Daily Fishing and Outdoor Report

Saturday, March 19, 2011:

Amazing days, all things considered -- namely, how recently it had been cold and junky out there and how soon it might well be cold and junky again. That could-be cold crap is scheduled for later in the week. In the interim it’s manly early springish, before the possibility of a few white flakes mixed in with a late-week cold rain.

I got a goodly dose of outdoors yesterday and today, with yesterday seeing me do some minor pickereling. I was working winter waters near Chatsworth – an area that sees the waters gets real low when the bogs are emptied (soon). I had the typical small attack-anything chainys going for my spinners. By the by, I once heard a Piney called them “chaineys” so I flick that odd nickname out there now and again. I was using spinners – and not my favorite Heddon torpedoes -- because the area has very little bottom vegetation, seeing its not an actual bog but something of a reservoir area near the bogs. One of the huge advantages of a torpedo is its flotation, so you can throw it into just a few inches of water, places where a spinner would sink and hang up before you could even flick the bail and get it moving. This site was forgiving, and the pickerel so small, a minor Mepp’s spinner was the smarter presentation. I was a bit surprised to see a water snake already out and sunning. Obviously, it was hoping to take advantage of the noisy showing of frogs, primarily the larger wood frogs. 

There was also a disturbing mass awakening in virtually every portion of wooded area I’ve visited of late. Ticks. Worse, deer ticks. After an amazingly low showing of ticks last year, this year is seemingly making up for lost bloodsucking time. That’s doubly bad news for me, not only because I’m out there more than anyone you know but because those damn small ticks are far more inclined to hang in clothing long enough to make it indoors. Even though I place all daily clothes directly into the washing machine -- and go hot and soapy on them – even one of two deer ticks making themselves at home can eventually find skin. I’ve heard that in some areas of the Pines, over half of all deer ticks carry Lyme disease. By the by, that doesn’t mean you have a 50 percent chance of contracting this nasty disease, should a tick bore its head into you. There is the need for the ticks to hang on for at least 24 hours, along with your body’s ability (or lack of same) to fight the spirochete carrying the illness. Still, it’s a bitch having to be constantly on-guard. For me, I have an antibody gift: when a tick latches onto me, it begins itching within hours – plenty of time to remove, torture and finally destroy.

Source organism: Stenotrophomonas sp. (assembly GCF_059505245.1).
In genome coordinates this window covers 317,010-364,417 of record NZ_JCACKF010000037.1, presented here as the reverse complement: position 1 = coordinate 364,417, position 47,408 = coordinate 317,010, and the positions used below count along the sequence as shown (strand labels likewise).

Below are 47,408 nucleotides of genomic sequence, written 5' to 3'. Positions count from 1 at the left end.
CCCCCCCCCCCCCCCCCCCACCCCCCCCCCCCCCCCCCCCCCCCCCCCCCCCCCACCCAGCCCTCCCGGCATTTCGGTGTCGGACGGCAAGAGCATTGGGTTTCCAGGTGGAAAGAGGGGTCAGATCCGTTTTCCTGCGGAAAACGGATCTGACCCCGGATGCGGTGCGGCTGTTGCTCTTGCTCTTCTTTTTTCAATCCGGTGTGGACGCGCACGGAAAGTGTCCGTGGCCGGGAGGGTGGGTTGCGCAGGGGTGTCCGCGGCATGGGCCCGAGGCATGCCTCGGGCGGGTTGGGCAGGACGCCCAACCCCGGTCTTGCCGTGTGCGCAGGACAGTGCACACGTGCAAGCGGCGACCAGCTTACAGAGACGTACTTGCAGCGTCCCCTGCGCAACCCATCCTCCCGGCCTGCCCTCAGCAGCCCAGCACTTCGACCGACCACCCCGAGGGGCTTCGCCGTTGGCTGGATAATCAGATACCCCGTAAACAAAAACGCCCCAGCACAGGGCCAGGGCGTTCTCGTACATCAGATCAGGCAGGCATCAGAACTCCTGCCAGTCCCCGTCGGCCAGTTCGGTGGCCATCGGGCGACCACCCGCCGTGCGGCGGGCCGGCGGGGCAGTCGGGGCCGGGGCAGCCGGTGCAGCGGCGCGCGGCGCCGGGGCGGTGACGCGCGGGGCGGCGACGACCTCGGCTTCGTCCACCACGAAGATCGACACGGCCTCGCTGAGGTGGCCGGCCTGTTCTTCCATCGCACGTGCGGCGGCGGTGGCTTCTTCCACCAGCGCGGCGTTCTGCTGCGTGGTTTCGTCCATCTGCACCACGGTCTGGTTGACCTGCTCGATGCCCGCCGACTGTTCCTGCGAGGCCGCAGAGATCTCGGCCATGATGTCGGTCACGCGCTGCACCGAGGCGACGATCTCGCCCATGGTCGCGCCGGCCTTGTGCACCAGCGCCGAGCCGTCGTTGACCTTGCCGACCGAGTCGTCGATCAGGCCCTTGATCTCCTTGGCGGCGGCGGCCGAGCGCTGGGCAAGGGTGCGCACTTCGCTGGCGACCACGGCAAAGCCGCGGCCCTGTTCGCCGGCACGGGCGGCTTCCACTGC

Local note:  Longer poles are coming to win us. Sounds a bit like a song by the artist formerly known as Cat Stevens – before becoming Yusuf Islam and going Jihad on us.  Anyway, along the south side of Rte. 72 from roughly the Rte. 9 overpass all the way to the first Causeway bridge toward LBI, are huge wooden utility poles, lying intermittently on the easements just beyond the highway’s shoulders. These are some big-ass poles, ready to be righted into place in coming weeks. The poles are a goodly bit larger than the standing ones, which have stood their ground for a solid 50 years. This wood-in-waiting is actually a good sign, sorta. It means we won’t be getting those hulking massive rusty steel utility poles that were recently erected along Rte. 72 from the Parkway to just past Rte 9 overpass -- hideous-looking monsters, advertising overdevelopment and total disregard for the one-time quaintness of the bayside community known as Manahawkin. It’s unknown what disruptions might arise as the new poles are first married to the existing poles, before the old ones are uprooted and removed. The contractors have that pole switchover thing down to a science so I imagine nothing like blackouts will occur. Maybe a bit optimistic.